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It's Proven - Heating Controls Are More Cost-effective Than Insulation

The UK has set ambitious targets to reduce carbon emissions by 68% by 2030 compared to 1990 levels, with a commitment to reach net zero by 2050.[1] Right now, 18% of the greenhouse gas emissions come from heating our homes,[2] so to achieve these targets, it’s the cost-effective energy efficiency measures that will be crucial to reducing carbon emissions and saving money on energy bills.

Drayton by Schneider Electric have developed a marginal abatement cost curve (MACC) to compare the cost of installing heating controls against other energy efficiency measures, to help you understand the now proven importance of heating controls.


What is a MACC and What Does it Tell Us?

MACC stands for marginal abatement cost curve, and pits the emission-reducing potential of a low-carbon method against its cost, indicating the most cost-effective methods in terms of their ability to reduce emissions.

Our MACC compares the cost-efficiency of heating controls against other energy efficiency measures, like loft and cavity wall insulation, therefore indicating the most cost-efficient ways to can reduce carbon emissions from domestic heating.


What’s the Most Cost-effective Way to Increase Energy Efficiency?

Research shows that for the average UK household, a full, smart-zoned heating controls system can save £187 per tonne of CO2e (emitted CO2) abated[3]. This means that the system not only reduces CO2e emissions but also creates significant bill savings over its lifetime thanks to its short payback period.

This makes a full, smart-zoned heating controls system one of the most cost-efficient ways to cut carbon emissions – even more cost-efficient than loft and cavity insulation, which also save money while reducing carbon emissions.


How Do Other Options Compare?

Solid wall insulation and other fabric measures by comparison produce a positive MAC, meaning that it costs more money to reduce carbon emissions using these technologies. As heating controls reduce energy costs while cutting down carbon emissions, they are the cheapest alternative low carbon technology that can deliver carbon savings for consumers, when compared amongst the options considered.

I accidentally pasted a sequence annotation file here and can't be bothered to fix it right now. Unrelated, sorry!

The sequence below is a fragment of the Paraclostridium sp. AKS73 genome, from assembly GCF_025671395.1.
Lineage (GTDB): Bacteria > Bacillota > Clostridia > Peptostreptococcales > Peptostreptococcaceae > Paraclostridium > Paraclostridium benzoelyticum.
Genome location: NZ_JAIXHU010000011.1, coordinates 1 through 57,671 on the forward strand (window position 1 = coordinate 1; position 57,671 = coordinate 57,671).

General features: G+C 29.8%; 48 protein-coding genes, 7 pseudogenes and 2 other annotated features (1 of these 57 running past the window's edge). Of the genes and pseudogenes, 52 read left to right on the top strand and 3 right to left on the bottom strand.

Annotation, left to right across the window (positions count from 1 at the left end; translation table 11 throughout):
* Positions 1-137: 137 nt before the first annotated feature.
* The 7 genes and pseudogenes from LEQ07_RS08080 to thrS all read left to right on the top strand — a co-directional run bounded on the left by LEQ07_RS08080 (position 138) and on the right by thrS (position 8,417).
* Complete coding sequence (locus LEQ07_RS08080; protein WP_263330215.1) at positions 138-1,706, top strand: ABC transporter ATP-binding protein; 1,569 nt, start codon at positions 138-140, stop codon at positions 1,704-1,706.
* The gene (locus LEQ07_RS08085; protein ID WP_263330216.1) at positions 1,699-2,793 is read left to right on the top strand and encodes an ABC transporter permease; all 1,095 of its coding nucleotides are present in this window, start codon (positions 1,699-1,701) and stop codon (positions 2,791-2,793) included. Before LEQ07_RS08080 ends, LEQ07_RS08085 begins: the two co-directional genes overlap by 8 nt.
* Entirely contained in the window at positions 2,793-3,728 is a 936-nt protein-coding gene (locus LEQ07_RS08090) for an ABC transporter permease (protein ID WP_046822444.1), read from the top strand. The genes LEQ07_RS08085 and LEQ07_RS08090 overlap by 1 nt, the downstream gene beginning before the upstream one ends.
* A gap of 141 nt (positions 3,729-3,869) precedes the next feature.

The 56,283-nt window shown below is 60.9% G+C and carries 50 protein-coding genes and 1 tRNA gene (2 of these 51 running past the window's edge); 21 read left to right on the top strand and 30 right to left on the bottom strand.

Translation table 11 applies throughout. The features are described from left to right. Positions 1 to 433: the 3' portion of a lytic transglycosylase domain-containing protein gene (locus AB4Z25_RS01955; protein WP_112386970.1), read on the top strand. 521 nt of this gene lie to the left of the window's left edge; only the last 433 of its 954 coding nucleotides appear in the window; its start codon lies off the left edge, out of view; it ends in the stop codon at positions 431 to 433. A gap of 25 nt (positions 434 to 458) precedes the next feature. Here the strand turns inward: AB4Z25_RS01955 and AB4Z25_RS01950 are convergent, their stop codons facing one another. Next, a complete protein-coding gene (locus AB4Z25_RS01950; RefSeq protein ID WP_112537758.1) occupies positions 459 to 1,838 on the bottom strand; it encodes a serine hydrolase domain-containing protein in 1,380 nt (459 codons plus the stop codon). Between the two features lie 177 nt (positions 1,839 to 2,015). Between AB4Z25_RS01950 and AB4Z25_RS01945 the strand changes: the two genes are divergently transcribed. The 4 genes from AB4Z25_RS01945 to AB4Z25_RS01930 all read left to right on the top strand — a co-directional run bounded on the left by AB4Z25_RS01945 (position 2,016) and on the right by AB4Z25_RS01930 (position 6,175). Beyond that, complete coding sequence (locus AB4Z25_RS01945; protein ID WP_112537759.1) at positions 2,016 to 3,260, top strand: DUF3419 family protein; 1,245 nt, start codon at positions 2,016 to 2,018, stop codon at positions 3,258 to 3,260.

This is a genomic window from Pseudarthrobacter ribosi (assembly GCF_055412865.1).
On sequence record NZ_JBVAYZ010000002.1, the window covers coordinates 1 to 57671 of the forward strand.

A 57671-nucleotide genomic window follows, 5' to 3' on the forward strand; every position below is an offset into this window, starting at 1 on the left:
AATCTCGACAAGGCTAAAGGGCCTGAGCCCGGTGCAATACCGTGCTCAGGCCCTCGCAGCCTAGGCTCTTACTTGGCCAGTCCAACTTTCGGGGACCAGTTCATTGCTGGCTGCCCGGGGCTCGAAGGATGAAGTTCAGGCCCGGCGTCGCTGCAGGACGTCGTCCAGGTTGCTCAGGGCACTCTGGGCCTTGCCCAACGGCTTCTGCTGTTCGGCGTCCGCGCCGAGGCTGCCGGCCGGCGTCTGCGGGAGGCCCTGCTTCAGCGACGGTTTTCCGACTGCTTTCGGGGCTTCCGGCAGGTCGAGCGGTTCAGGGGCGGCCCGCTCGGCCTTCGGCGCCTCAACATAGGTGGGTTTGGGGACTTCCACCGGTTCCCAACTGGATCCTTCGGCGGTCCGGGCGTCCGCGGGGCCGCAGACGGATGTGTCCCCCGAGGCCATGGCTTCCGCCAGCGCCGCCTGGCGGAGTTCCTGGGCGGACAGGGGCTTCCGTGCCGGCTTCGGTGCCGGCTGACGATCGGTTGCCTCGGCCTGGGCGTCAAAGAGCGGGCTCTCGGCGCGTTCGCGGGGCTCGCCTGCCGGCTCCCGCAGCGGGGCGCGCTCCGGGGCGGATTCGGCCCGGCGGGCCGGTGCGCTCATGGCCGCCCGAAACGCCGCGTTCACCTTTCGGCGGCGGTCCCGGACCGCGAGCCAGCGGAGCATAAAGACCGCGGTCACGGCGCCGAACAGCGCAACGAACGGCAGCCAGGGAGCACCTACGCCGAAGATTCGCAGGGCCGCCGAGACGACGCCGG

What is a Full Smart-zoned Heating Control System?

A full smart-zone heating control system includes a Timer, Smart Thermostat and Thermostatic Radiator Valves (TRV). The Wiser system combines smart features with an easy-to-use app and offers complete room-by-room control, so the energy use in each room can be tailored to suit the needs of the household.


Are Heating Controls the Best Retrofit Measure?

The MACC shows that heating controls offer an affordable option for reducing both energy bills for consumers and reducing carbon emissions and are quick and easy to install with minimal disruption.

Heating controls provide immediate benefits in terms of energy efficiency and cost savings, and contribute to positive behaviour change, empowering users to monitor and adjust their energy use more easily. This behavioural aspect is key to maximising effectiveness of energy efficiency measures, as well as meeting crucial net zero targets.


Are There More Benefits to Smart Zoned Heating Controls?

It's not limited to cost-effectiveness, smart zoned heating controls offer a host of benefits that enhance your home heating control and convenience:

Which Smart Heating Controls Are Right For Me?

Wiser makes it easy, simply answer a few short questions in our Product Selector and we'll show you which kit is right for your home, and where you can buy today in the Wiser Shop with:

  • Free delivery
  • 30-day money-back guarantee
  • 3-year warranty



[3] Assumptions: 30% average energy savings from Drayton’s products; 15 year lifetime of Drayton’s heating controls; Cost of Drayton’s heating controls for timer, thermostat and TRVs; Average UK gas consumption for heating (source, search 'breakdown of a bill'); Average gas prices from DESNZ (source, table 1-19 (Oct 2023 version).